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Ole Steensland

15th Wisconsin Volunteer Infantry
The Scandinavian Regiment

Database Record Change Request

Name at Enlist

Ole Steensland

Birth Name

Ole Eriksen Steinsland


29 Apr 1842 – 15 Aug 1903

Birth Place

Steinsland farm, Hjelmeland, Rogaland fylke

Birth Country


Resident of Muster-In

Moscow, Iowa County, WI

Company at Enlistment


Rank at Enlistment


Muster Date

08 Dec 1861

Cause of Death

Stroke of apoplexy

Death Location

Blanchardville, Iowa County, WI

Burial Location

Perry Lutheran Church Cemetery, Perry Township, Dane County, WI


Ingeborg Olsdatter

Mother Lived



Erik Asbjørnsen

Father Lived





Anna (Annie) Isaacson-Hegland

Married On


Ole Steensland was enlisted for 3 years service in Company E of the 15th WI by Captain John A. Ingmundson on October 28, 1861 at Iowa County, WI. The men of the company called themselves Odin’s Rifles. Ole was mustered into Federal service as a Private (Menig) on December 8, 1861 at Camp Randall near Madison, Dane County, WI. At the time he was recorded as 19 years old and not married. His residence was listed as Moscow, Iowa County, WI. He was the brother of Asbjorn Steensland of F Company of the WI 46th Infantry.

After several months spent at Camp Randall learning to be a soldier, Private Steensland departed for the war with his company and regiment in early March 1862. That spring he participated in the Siege of Island No. 10 on the Mississippi River in TN and the raid on Union City, TN. That summer he went on campaign with the 15th through the states of TN, AL, and MS. In August and September he participated in the long, hot, miserable, 400-mile retreat with General Buell’s Army up to Louisville, KY. On October 8, 1862, he fought in the Battle of Perryville, KY, also called the Battle of Chaplin Hills. It was the 15th’s first big battle, though the regiment came through it without anyone being killed. In late December Private Steensland fought at Knob Gap, TN, where the 15th charged a Confederate battery, capturing a brass cannon and several prisoners. He also fought in the long, cold, wet, and bloody Battle of Stones River, TN, which is also known as the Battle of Murfreesboro. It is there that the 15th first suffered serious battle casualties, and was cited for bravery.

The 15th camped in the Murfreesboro area for the next 6 months, except for 2 weeks in February when it was sent to Franklin, TN. Starting June 23, 1863 the regiment took part in General Rosecrans’ Tullahoma campaign. On July 3, 1863, it camped at Winchester, TN. On August 17, 1863, the 15th left there to participate in General Rosecrans’ Chickamauga campaign. Private Steensland is believed to have been present at the daring early morning crossing of the Tennessee River on August 28th, which the 15th led, becoming the first Union troops over the river.

Private Steensland was in the ranks of Company E during the September 19-20, 1863 fighting at Chickamauga, TN — the second bloodiest battle of the Civil War. He survived the vicious fighting around Viniard’s Farm on the afternoon of the first day when so many in the 15th were killed, wounded, or captured. The following quotes are from a speech he gave at a reunion of the 15th held in 1900. The first quote is his description of what happened on the second day at Chickamauga during what is now called Longstreet’s Breakthrough:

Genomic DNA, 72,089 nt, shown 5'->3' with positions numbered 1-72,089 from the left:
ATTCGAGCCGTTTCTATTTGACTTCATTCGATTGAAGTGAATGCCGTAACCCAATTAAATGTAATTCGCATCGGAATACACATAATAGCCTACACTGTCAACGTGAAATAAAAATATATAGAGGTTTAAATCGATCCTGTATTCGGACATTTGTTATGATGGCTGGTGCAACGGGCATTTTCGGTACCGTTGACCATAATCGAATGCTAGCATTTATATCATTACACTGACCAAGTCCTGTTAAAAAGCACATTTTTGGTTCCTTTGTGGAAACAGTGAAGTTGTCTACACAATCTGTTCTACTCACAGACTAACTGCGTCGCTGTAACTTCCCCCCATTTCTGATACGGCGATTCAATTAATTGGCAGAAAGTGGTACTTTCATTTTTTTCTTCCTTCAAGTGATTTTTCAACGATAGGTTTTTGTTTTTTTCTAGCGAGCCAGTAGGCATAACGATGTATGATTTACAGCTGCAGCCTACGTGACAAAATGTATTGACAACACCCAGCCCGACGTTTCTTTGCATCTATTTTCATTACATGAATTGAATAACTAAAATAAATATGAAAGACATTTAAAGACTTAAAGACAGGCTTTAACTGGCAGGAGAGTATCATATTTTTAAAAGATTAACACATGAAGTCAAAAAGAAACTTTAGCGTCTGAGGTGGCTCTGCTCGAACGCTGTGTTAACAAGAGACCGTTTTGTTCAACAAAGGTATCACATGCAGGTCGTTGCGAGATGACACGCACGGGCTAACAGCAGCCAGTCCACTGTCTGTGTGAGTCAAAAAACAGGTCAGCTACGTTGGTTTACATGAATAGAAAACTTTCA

“Then came the gloomy morning of the 20th when the few of us that were left formed into line of battle. We had orders not to retreat in face of the fact that four strong columns of rebels were charging our weak and scattered line…These were nerve straining moments when boyhood chums were dropping dead or wounded all around me. Ole Milestone [Milesteen] was killed on my right, Chris [Christian] Thompson on my left. I got a bullet through my hat and that did no harm, but I was taken prisoner, and that was something that did hurt.”

After being captured, Private Steensland was marched to Tunnel Hill, GA, taken by railroad train to Atlanta, GA, and on to Richmond, VA, in late September 1863. There he was initially imprisoned on Belle Isle and then in Libby Prison. While there he came down with small pox, but managed to survive it. On November 7, 1863, the 15th officially learned that Private Steensland was still alive and being held as a prisoner. From Libby he was moved to Pemborton Prison and briefly put on Belle Isle again:

“…I was sent to Pemborten prison. It was very crowded here and all strangers, so before I got a place to lie down on the floor the first night I had the prettiest black eye I ever had in my life. Next for breaking one of their rules six of us were turned out on Belle Isle without shelter of any kind in the dead of that memorable cold winter of ’63. We walked all night to keep from freezing to death and got a little sleep in the hottest part of the day…After three days on the island we were sent back to Pemborten.”

In March 1864, he was shipped by railroad train to the notorious Andersonville prison camp in GA, where he experienced its full horrors: